“The American people are tired,” Pence said. “We’re tired of being told that this is as good as it gets. We’re tired of having politicians in both parties in Washington, D.C., telling us we’ll get to those problems tomorrow.”

But the real event was far more adventurous than that. The manner of Trump’s announcement of his No. 2 also put Pence in his place – off stage, for the first 28 minutes of a meandering event that foretells a great deal of improvisation in next week’s national GOP convention in Cleveland. Watch here:

Trump’s New York event began with these lines from the Republican presidential presumptive:

“I’m here today to introduce a man who will be my partner in this campaign and the White House, to fix our rigged system. We are in a rigged, rigged system.”

But he didn’t mention the Indiana governor. He went to the terror truck attack in France:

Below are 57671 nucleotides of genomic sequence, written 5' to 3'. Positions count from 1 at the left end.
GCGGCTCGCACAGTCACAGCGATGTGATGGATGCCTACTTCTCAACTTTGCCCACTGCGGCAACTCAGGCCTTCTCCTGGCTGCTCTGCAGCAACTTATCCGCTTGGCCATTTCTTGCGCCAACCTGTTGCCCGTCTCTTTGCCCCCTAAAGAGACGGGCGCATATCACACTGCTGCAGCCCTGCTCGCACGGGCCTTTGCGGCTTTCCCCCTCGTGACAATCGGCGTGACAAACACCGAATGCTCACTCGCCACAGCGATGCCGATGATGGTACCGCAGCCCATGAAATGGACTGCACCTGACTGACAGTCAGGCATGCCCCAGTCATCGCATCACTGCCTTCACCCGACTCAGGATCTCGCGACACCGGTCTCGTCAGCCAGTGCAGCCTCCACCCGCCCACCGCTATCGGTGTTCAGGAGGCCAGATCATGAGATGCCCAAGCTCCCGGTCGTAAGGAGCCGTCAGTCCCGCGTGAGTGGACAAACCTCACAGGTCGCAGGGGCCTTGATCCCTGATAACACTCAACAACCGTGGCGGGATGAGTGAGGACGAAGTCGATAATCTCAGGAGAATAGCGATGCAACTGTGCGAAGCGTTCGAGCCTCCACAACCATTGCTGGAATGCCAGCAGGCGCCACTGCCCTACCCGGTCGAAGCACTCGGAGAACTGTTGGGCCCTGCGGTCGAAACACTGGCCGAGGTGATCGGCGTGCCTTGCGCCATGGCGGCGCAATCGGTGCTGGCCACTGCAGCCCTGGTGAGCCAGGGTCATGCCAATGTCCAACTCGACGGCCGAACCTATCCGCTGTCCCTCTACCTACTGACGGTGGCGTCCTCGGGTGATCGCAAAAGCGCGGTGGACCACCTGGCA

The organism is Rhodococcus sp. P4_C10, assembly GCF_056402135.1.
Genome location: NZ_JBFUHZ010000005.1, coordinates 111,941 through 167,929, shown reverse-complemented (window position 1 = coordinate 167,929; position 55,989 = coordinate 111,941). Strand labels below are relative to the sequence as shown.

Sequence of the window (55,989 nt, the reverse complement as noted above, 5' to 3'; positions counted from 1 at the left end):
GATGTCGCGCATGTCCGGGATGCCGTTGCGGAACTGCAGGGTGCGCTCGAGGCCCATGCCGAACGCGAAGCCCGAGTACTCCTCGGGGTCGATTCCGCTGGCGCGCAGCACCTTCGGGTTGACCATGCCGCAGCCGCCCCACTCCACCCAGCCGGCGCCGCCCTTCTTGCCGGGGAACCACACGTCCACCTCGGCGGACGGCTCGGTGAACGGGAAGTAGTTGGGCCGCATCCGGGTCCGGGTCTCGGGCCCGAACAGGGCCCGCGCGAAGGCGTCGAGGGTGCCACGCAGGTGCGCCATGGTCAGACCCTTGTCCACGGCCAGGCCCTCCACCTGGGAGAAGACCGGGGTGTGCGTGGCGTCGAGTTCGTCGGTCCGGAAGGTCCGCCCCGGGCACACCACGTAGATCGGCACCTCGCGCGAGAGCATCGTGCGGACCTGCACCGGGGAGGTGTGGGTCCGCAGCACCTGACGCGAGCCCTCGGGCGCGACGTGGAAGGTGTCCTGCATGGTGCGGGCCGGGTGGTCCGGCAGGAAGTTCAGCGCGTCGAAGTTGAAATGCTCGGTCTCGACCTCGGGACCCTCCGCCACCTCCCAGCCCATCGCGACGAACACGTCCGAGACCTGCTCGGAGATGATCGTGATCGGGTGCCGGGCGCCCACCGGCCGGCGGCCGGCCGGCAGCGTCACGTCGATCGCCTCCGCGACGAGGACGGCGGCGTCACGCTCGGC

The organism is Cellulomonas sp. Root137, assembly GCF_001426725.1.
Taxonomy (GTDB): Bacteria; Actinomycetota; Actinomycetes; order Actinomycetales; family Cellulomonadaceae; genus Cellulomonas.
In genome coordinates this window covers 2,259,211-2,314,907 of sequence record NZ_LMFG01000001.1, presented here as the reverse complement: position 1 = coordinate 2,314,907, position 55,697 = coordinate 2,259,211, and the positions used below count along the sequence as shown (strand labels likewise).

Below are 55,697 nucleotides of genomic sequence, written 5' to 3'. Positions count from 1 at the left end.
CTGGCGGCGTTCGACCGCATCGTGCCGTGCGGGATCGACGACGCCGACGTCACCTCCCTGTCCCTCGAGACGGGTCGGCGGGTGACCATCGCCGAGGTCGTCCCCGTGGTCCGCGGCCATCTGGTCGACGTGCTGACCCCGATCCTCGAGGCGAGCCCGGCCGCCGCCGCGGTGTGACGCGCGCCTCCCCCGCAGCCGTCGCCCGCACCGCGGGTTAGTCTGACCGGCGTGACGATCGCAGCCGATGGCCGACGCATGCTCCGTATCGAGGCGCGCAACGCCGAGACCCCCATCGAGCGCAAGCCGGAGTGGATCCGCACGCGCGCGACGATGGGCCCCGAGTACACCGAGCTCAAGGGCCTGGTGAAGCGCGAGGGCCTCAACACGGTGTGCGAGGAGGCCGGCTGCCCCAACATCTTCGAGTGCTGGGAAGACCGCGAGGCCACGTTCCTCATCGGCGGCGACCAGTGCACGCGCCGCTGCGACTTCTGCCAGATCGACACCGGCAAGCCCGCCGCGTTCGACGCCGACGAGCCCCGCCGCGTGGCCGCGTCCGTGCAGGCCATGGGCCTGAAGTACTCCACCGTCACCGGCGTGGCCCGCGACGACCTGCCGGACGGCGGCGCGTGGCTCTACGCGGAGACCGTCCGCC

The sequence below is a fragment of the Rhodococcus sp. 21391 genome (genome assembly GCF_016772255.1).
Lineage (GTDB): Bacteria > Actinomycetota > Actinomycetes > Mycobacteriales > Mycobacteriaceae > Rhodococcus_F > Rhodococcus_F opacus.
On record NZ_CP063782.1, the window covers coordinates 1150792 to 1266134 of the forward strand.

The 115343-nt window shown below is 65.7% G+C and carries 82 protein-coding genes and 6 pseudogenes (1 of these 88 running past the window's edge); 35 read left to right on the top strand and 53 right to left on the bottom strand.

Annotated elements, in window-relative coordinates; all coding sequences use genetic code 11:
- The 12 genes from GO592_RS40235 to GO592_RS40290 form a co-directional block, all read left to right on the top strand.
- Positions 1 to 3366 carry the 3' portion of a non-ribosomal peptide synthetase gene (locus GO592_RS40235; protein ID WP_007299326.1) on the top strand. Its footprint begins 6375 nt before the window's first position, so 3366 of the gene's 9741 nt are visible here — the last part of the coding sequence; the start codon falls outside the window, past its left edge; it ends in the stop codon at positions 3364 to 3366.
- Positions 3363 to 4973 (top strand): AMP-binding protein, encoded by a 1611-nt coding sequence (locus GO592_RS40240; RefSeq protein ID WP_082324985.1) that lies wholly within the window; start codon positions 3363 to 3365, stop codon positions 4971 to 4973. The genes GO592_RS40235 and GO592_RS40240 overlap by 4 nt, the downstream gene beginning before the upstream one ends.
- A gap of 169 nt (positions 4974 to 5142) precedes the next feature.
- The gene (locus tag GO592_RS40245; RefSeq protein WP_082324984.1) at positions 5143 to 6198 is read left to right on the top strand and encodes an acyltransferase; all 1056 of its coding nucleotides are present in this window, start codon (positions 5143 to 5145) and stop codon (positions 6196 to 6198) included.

“We need new leadership. We need new thinking. We need strength. We need, in our country, law and order. And if I’m elected president, that will happen.”

Then the attempted coup in Turkey:

“We wish them well. It looks like they’re resolving the difficulty.”

And mess in the Middle East in general, and Hillary Clinton in particular:

“She led [President Barack Obama] right down a horrible path. He didn’t know what he was doing.”

Well past the three-minute mark, Trump spoke of lost manufacturing jobs, and a made first mention of his running mate by name:

“They’ve been taken away, like we’re babies….I found the leader who will help us deliver a safe society and a prosperous – a really prosperous – society. Indian Gov. Mike Pence was my first choice. I’ve admired the work he’s done, especially in the state of Indiana….He’s a solid, solid person.”

Trump stayed with the topic of Pence for nearly 90 seconds, before switching back to his Democratic rival: